The MSCI ACWI ex USA Large Cap Index is an unmanaged, capitalization-weighted index of global large-cap stocks, excluding the United States. Index returns include net reinvested dividends and/or interest income.

The MSCI ACWI ex USA Small Cap Index is an unmanaged, capitalization-weighted index of global small-cap stocks, excluding the United States. Index returns include net reinvested dividends and/or interest income.

The Russell 1000 Index measures the performance of the 1,000 largest companies in the Russell 3000 Index, which represents approximately 92% of the total market capitalization of the Russell 3000 Index.

The Russell 2000 Index is an unmanaged list of common stocks that is frequently used as a general performance measure of U.S. stocks of small and/or midsize companies.

Footnotes:

1 Source: Morningstar, as of 12/31/18.

2 Standard deviation is a statistic used as a measure of the dispersion or variation in a distribution, or dataset, from its mean, or average; it measures the volatility of an investment’s return over a particular time period; the greater the number, the greater the volatility.

3 There can be no assurance that companies that currently pay a dividend will continue to do so in the future.

4 Sharpe ratio is a risk-adjusted measure of investment return. The higher the Sharpe ratio, the better the fund's historical risk-adjusted performance.

5 Source: FactSet as of 12/31/18. The 10-year average annual total return through 12/31/18 was 10.02% for the MSCI ACWI ex USA Small Cap and 11.97% for the Russell 2000, -1.95% represents the difference.

6 Source: FactSet as of 12/31/18.

7 Source: FactSet as of 12/31/18.

8 Return on invested capital (ROIC) is the amount, expressed as a percentage, earned on a company’s total capital. It is calculated by dividing total capital into earnings before interest, taxes, and dividends.

9 Source: FactSet as of 12/31/18. January 2003 is the first month which Royce has access to fundamental data on MSCI indexes.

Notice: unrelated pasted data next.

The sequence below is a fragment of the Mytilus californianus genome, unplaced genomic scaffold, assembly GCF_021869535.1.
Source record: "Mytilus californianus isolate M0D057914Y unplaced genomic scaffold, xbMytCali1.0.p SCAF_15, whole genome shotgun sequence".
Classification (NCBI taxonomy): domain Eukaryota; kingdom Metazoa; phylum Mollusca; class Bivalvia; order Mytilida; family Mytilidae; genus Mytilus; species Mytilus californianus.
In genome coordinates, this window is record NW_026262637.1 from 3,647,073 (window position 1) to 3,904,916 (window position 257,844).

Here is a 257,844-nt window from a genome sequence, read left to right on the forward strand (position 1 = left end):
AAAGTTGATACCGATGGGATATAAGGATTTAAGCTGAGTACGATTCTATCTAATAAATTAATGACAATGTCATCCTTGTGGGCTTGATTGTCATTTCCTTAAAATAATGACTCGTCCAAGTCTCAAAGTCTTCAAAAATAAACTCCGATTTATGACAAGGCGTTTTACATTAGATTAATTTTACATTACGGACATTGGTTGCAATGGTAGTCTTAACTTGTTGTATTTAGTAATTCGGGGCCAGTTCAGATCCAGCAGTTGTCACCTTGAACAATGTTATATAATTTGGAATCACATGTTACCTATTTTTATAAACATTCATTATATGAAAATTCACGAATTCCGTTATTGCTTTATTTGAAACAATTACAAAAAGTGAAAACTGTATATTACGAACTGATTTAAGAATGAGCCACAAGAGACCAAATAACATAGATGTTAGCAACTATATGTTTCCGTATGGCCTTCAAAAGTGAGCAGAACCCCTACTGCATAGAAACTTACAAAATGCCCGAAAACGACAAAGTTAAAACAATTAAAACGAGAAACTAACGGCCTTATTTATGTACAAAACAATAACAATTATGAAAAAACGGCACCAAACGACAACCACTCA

10 Source: FactSet as of 12/31/18.

 

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IMPORTANT INFORMATION: All investments involve risk, including loss of principal. Past performance is no guarantee of future results. An investor cannot invest directly in an index. Unmanaged index returns do not reflect any fees, expenses or sales charges.

Equity securities are subject to price fluctuation and possible loss of principal. Fixed-income securities involve interest rate, credit, inflation and reinvestment risks; and possible loss of principal. As interest rates rise, the value of fixed income securities falls. International investments are subject to special risks including currency fluctuations, social, economic and political uncertainties, which could increase volatility. These risks are magnified in emerging markets.

The opinions and views expressed herein are not intended to be relied upon as a prediction or forecast of actual future events or performance, guarantee of future results, recommendations or advice.  Statements made in this material are not intended as buy or sell recommendations of any securities. Forward-looking statements are subject to uncertainties that could cause actual developments and results to differ materially from the expectations expressed. This information has been prepared from sources believed reliable but the accuracy and completeness of the information cannot be guaranteed. Information and opinions expressed by either Legg Mason or its affiliates are current as at the date indicated, are subject to change without notice, and do not  take into account the particular investment objectives, financial situation or needs of individual investors.